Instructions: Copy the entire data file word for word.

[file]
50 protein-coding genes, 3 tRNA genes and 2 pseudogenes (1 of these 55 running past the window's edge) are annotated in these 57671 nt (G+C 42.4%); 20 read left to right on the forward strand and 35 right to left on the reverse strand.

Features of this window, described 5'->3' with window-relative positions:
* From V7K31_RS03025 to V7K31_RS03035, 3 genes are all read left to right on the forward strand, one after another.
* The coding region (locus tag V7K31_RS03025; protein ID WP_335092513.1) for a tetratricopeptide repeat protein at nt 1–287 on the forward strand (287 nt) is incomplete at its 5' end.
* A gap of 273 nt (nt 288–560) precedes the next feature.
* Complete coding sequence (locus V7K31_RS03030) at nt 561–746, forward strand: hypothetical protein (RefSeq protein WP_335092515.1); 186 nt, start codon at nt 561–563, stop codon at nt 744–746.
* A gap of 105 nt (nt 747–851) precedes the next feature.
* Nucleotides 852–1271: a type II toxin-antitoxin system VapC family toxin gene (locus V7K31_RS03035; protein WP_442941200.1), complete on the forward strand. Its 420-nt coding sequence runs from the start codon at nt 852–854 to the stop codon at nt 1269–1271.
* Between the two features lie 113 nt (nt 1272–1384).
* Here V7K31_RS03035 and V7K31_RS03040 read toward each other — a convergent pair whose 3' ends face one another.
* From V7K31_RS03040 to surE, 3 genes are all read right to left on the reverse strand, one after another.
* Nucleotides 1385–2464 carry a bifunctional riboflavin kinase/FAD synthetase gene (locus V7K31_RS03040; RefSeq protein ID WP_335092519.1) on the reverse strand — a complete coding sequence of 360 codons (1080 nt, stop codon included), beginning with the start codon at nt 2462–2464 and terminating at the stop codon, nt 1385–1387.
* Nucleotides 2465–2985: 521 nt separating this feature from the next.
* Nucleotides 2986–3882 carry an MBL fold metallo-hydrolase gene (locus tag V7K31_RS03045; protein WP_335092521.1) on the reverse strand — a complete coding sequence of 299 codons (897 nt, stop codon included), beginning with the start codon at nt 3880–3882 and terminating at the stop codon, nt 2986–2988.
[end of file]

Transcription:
50 protein-coding genes, 3 tRNA genes and 2 pseudogenes (1 of these 55 running past the window's edge) are annotated in these 57671 nt (G+C 42.4%); 20 read left to right on the forward strand and 35 right to left on the reverse strand.

Features of this window, described 5'->3' with window-relative positions:
* From V7K31_RS03025 to V7K31_RS03035, 3 genes are all read left to right on the forward strand, one after another.
* The coding region (locus tag V7K31_RS03025; protein ID WP_335092513.1) for a tetratricopeptide repeat protein at nt 1–287 on the forward strand (287 nt) is incomplete at its 5' end.
* A gap of 273 nt (nt 288–560) precedes the next feature.
* Complete coding sequence (locus V7K31_RS03030) at nt 561–746, forward strand: hypothetical protein (RefSeq protein WP_335092515.1); 186 nt, start codon at nt 561–563, stop codon at nt 744–746.
* A gap of 105 nt (nt 747–851) precedes the next feature.
* Nucleotides 852–1271: a type II toxin-antitoxin system VapC family toxin gene (locus V7K31_RS03035; protein WP_442941200.1), complete on the forward strand. Its 420-nt coding sequence runs from the start codon at nt 852–854 to the stop codon at nt 1269–1271.
* Between the two features lie 113 nt (nt 1272–1384).
* Here V7K31_RS03035 and V7K31_RS03040 read toward each other — a convergent pair whose 3' ends face one another.
* From V7K31_RS03040 to surE, 3 genes are all read right to left on the reverse strand, one after another.
* Nucleotides 1385–2464 carry a bifunctional riboflavin kinase/FAD synthetase gene (locus V7K31_RS03040; RefSeq protein ID WP_335092519.1) on the reverse strand — a complete coding sequence of 360 codons (1080 nt, stop codon included), beginning with the start codon at nt 2462–2464 and terminating at the stop codon, nt 1385–1387.
* Nucleotides 2465–2985: 521 nt separating this feature from the next.
* Nucleotides 2986–3882 carry an MBL fold metallo-hydrolase gene (locus tag V7K31_RS03045; protein WP_335092521.1) on the reverse strand — a complete coding sequence of 299 codons (897 nt, stop codon included), beginning with the start codon at nt 3880–3882 and terminating at the stop codon, nt 2986–2988.